Silver Bullet for Cancer?
We know that effective cancer treatments are coming -- nanobots singling out cancer cells and destroying them with tiny laser beams, gene therapies calibrated right down to the specific DNA sequence of the patient, etc. It's all very exciting. But then there's this:
It sounds almost too good to be true: a cheap and simple drug that kills almost all cancers by switching off their “immortality”. The drug, dichloroacetate (DCA), has already been used for years to treat rare metabolic disorders and so is known to be relatively safe.
It also has no patent, meaning it could be manufactured for a fraction of the cost of newly developed drugs.
Evangelos Michelakis of the University of Alberta in Edmonton, Canada, and his colleagues tested DCA on human cells cultured outside the body and found that it killed lung, breast and brain cancer cells, but not healthy cells. Tumours in rats deliberately infected with human cancer also shrank drastically when they were fed DCA-laced water for several weeks.
DCA works by switching the mitochondria back on inside cancer cells. Deprived of oxygen, cancer cells survive by an alternative energy-supplying process called glycolysis. This bypasses the normal metabolic process governed by the mitochondria. Unfortunately, the mitochondrial process not only supplies a cell with energy, it determines the cell's lifespan. When a cell adopts this workaround fuel strategy that bypasses the mitochondria, it becomes an "immortal" cancer cell. By switching the mitochondria back on in such cells, DCA ensures that they die a natural, and very welcome, death.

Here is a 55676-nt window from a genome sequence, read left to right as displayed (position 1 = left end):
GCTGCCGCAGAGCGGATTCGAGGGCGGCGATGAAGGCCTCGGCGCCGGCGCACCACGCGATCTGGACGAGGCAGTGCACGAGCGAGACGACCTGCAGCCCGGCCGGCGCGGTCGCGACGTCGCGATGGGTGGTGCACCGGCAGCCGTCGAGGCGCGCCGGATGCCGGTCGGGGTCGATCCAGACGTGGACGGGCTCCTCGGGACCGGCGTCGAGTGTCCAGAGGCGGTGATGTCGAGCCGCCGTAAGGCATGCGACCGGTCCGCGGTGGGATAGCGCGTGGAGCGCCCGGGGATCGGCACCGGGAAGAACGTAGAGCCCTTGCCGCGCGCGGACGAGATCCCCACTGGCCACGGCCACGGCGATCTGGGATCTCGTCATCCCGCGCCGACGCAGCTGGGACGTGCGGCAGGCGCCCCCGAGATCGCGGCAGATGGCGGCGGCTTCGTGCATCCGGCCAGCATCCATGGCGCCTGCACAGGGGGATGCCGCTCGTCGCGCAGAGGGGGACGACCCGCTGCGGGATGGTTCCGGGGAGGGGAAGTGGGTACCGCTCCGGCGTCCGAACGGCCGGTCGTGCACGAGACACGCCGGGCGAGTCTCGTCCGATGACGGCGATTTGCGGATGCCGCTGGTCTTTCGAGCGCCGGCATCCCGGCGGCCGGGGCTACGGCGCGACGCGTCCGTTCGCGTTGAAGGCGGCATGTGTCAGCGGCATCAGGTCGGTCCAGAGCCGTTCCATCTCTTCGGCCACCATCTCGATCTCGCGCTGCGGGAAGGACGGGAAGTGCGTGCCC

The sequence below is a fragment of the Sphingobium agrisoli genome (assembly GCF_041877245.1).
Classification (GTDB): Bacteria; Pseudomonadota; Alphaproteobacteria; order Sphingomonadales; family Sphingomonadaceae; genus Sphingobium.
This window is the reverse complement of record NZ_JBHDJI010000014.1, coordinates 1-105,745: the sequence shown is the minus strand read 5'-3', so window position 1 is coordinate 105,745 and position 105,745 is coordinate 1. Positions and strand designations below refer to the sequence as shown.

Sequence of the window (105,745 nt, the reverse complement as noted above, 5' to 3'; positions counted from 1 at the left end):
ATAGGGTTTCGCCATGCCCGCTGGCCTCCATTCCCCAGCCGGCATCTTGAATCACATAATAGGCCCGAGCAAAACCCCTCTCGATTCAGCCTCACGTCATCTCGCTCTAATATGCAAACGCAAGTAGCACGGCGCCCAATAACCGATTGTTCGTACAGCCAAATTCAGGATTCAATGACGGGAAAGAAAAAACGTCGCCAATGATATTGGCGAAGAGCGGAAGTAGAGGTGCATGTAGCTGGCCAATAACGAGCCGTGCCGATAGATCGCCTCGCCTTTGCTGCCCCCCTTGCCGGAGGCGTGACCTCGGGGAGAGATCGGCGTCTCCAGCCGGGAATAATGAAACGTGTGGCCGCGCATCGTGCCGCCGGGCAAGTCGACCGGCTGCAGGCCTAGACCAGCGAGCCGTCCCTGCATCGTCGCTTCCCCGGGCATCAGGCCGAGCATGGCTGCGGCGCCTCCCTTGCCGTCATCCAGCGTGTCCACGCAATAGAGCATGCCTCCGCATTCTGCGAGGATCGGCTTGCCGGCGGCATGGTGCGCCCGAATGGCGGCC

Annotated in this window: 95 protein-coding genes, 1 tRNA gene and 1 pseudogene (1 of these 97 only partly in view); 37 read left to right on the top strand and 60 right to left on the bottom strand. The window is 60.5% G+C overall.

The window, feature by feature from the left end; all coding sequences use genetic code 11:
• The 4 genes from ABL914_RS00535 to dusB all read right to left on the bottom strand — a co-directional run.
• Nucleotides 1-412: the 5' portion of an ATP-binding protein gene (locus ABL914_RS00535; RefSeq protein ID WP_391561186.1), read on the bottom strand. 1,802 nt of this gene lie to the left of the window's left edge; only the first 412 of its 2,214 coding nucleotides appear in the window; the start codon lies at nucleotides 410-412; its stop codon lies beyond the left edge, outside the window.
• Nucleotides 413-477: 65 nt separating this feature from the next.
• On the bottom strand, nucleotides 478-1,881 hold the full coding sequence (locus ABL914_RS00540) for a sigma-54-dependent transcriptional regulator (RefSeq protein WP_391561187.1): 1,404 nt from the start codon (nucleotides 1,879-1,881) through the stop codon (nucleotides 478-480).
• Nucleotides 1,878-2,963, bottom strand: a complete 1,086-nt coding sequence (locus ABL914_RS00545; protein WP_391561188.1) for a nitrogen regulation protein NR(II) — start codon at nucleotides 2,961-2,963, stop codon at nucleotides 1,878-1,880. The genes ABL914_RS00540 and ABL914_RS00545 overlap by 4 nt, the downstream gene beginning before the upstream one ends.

There are a couple of downsides:
1. Patients who have used the drug while being treated for the metabolic disorders for which it was originally developed have experienced "pain, numbness and gait disturbances." All of which I assume most folks would gladly swap for cancer any day of the week.
2. Because the drug is not patented and is very cheap to produce, there isn't much of a business case for the drug companies to continue this research and bring the cancer treatment to market. The New Scientist article suggests that the way forward may be through "clinical trials funded by charities, universities and governments."
Say, this might be a good project for the Gates Foundation or some such. In any case, I don't see how that second obstacle can stand in the way for long if this drug is truly as effective as these preliminary results indicate.
UPDATE: Via InstaPundit, here's some more good news on the war on cancer:
The number of Americans who died of cancer has dropped for a second straight year, marking a milestone in the war on the disease, officials said yesterday.
More than 3,000 fewer Americans died from cancer in 2004 than in 2003, according to statistics analyzed by the American Cancer Society, indicating that a much smaller decline in cancer deaths a year earlier probably was not a fluke but instead marked the start of a trend.
I appears that the bulk of the credit goes to the fact that there are fewer smokers and that screening procedures have improved (and are used more frequently.) Excellent!